FIG. 4 illustrates a panel 400 for an application that manages Wi-Fi connectivity on a device. A panel 400 such as shown may correspond to, for example, the rendering of the user-interface 105 in an embodiment of FIG. 1. A single panel 400 may enable the user to perform, at least in some cases, all operations necessary to enable the user to connect with a wireless access point.

The panel 400 may include entries 402 corresponding to SSID identifiers of one or more wireless access points or networks. The entries 402 may be presented to the user after a scan operation is performed to detect available networks. A scan icon 422 may be presented to the user to enable the user to select a scan operation to refresh the list without launching another panel. As shown by an embodiment of FIG. 4, the panel 400 may display and provide interface features related to establishing connectivity with surrounding wireless access points and networks. One or more embodiments contemplate managing much, if not all, of the functionality for establishing wireless connectivity on the single panel 400. If the user selects one of the icons that provide functionality for enabling connectivity, one or more embodiments provide that, at least some of the icons, when selected, cause additional functionality to appear in an overlaying window. As the overlaying window occupies no additional real-estate on the display, the overlaying window becomes part of the panel 400.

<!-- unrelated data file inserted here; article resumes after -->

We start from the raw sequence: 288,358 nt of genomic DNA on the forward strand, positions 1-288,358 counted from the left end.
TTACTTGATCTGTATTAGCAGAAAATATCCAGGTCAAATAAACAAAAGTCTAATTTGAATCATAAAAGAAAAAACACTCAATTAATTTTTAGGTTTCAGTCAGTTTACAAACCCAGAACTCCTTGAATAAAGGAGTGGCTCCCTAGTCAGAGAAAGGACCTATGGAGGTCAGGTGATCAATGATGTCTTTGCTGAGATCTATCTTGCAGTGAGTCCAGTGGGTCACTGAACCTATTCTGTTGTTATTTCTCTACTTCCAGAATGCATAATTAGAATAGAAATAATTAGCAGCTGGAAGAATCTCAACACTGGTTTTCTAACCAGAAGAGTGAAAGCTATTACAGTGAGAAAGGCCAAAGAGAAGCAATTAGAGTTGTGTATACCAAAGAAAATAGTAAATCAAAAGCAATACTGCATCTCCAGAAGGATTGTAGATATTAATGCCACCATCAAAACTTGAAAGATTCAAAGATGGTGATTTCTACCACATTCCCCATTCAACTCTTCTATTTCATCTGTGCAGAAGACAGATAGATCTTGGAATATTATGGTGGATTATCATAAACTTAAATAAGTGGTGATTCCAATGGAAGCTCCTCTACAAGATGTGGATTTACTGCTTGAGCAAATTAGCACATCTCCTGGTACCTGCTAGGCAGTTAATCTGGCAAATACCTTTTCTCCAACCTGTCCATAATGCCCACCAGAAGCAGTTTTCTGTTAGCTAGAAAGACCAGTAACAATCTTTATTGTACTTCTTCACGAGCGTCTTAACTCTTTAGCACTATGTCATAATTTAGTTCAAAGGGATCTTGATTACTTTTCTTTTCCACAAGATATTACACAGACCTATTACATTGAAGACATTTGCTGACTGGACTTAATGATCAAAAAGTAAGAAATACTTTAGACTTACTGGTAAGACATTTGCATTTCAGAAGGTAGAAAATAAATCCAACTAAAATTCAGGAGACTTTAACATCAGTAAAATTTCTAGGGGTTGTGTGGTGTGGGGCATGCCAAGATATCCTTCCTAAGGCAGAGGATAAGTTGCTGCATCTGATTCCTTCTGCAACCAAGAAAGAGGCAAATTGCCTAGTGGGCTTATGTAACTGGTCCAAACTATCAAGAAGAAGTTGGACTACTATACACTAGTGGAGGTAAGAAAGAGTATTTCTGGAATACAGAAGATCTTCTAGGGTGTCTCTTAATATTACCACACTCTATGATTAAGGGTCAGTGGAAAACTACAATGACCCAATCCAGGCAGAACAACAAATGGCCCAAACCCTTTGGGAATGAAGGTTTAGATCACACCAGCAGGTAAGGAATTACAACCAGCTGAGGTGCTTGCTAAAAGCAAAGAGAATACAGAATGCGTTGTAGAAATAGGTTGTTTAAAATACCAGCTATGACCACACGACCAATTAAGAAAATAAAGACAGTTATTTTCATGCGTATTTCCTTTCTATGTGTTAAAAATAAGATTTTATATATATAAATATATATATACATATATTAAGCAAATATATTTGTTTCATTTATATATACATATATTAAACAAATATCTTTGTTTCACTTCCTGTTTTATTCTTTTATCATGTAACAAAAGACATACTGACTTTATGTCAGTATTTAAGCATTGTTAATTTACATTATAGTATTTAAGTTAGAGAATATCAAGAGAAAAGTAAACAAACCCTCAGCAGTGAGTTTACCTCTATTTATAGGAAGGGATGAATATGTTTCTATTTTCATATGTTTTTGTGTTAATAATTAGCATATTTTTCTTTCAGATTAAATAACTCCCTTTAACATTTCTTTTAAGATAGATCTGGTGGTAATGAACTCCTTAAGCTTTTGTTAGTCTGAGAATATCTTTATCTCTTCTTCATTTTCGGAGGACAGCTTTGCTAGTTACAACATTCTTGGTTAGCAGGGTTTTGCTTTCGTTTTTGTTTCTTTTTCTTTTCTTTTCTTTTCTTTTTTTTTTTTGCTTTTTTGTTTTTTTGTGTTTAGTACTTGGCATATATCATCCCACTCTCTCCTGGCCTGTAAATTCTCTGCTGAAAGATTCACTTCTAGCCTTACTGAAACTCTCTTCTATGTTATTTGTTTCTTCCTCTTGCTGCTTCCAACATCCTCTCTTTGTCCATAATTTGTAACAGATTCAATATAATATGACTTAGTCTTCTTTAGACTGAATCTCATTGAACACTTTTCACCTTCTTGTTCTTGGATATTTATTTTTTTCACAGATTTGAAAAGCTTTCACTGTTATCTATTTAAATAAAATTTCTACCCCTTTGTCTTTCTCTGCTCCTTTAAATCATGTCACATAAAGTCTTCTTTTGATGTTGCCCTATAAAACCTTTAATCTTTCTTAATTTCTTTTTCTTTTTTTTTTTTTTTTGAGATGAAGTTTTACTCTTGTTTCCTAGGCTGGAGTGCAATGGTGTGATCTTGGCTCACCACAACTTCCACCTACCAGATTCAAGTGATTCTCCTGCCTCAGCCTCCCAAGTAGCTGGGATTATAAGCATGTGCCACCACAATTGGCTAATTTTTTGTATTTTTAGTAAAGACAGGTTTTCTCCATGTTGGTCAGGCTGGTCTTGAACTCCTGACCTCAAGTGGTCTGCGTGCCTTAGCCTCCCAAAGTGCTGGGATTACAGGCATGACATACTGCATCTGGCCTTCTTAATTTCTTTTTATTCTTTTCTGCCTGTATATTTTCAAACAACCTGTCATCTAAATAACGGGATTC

The panel 400 also presents an edit icon 424 that opens a pop-up window 430, without switching away from the panel 400. As such, the window 430 forms part of the panel when it is present. The window 424 enables the user to select operations for adding or editing a wireless access point, as selected from panel 400. For example, with reference to an embodiment of FIGS. 1 and 3, the user may add a wireless network when the detector 110 identifies networks that are not on the list 145. The user may also edit a wireless network, including new networks, to change, for example, security settings, passwords or the network name. Selection of either an add icon 426 or an edit selection 428 may open another window (not shown) to form a portion of panel 400, or it may open another panel altogether.

According to an embodiment, the panel 400 may provide numerous other types of information. One of the entries 402 on panel 400 may be selected by the user through input to correspond to the selection 132 (FIG. 1). Thus, the entries 402 may correspond to a list of wireless access points that were detected and filtered as being known (e.g. by filter 120). If no known devices are identified, the panel 400 may display to the user a need to setup a new network for the device.

Similar to an embodiment shown by FIG. 4, a panel may be used with functional icons and other features to enable the user to manage the list 145 (FIG. 1). For example, the user can use a panel to view the list 145(FIG. 1), to edit entries 146 (FIG. 1) on the list, to re-prioritize or set priorities amongst individual entries, to add SSIDs or networks to the list, and to delete entries from the list.

In addition, an embodiment contemplates use of a navigation scheme for facilitating use of a user-interface, such as provided with panel 400. In one embodiment, the navigation scheme is implemented with a 5-way navigation button, having ability to receive both directional and selection input. Other multi-dimensional navigational mechanical interfaces may also be used.